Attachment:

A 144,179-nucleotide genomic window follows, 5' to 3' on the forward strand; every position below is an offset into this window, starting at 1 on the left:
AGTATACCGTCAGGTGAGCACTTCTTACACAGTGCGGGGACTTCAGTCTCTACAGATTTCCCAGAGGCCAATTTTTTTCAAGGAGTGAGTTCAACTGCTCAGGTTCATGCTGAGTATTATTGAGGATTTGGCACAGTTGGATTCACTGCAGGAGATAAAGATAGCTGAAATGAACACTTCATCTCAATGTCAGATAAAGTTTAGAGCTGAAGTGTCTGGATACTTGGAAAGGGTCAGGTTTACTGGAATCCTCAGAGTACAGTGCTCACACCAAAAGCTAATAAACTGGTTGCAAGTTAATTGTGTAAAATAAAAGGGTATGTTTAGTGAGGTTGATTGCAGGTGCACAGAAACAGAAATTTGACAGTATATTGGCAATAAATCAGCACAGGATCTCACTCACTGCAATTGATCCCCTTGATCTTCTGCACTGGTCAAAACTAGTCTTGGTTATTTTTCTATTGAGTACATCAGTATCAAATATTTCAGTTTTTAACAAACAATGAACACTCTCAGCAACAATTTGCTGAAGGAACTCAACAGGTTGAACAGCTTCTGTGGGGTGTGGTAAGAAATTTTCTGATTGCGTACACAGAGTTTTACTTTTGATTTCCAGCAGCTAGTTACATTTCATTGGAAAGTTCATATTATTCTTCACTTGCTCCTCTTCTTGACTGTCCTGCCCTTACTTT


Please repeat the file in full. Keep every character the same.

A 144,179-nucleotide genomic window follows, 5' to 3' on the forward strand; every position below is an offset into this window, starting at 1 on the left:
AGTATACCGTCAGGTGAGCACTTCTTACACAGTGCGGGGACTTCAGTCTCTACAGATTTCCCAGAGGCCAATTTTTTTCAAGGAGTGAGTTCAACTGCTCAGGTTCATGCTGAGTATTATTGAGGATTTGGCACAGTTGGATTCACTGCAGGAGATAAAGATAGCTGAAATGAACACTTCATCTCAATGTCAGATAAAGTTTAGAGCTGAAGTGTCTGGATACTTGGAAAGGGTCAGGTTTACTGGAATCCTCAGAGTACAGTGCTCACACCAAAAGCTAATAAACTGGTTGCAAGTTAATTGTGTAAAATAAAAGGGTATGTTTAGTGAGGTTGATTGCAGGTGCACAGAAACAGAAATTTGACAGTATATTGGCAATAAATCAGCACAGGATCTCACTCACTGCAATTGATCCCCTTGATCTTCTGCACTGGTCAAAACTAGTCTTGGTTATTTTTCTATTGAGTACATCAGTATCAAATATTTCAGTTTTTAACAAACAATGAACACTCTCAGCAACAATTTGCTGAAGGAACTCAACAGGTTGAACAGCTTCTGTGGGGTGTGGTAAGAAATTTTCTGATTGCGTACACAGAGTTTTACTTTTGATTTCCAGCAGCTAGTTACATTTCATTGGAAAGTTCATATTATTCTTCACTTGCTCCTCTTCTTGACTGTCCTGCCCTTACTTT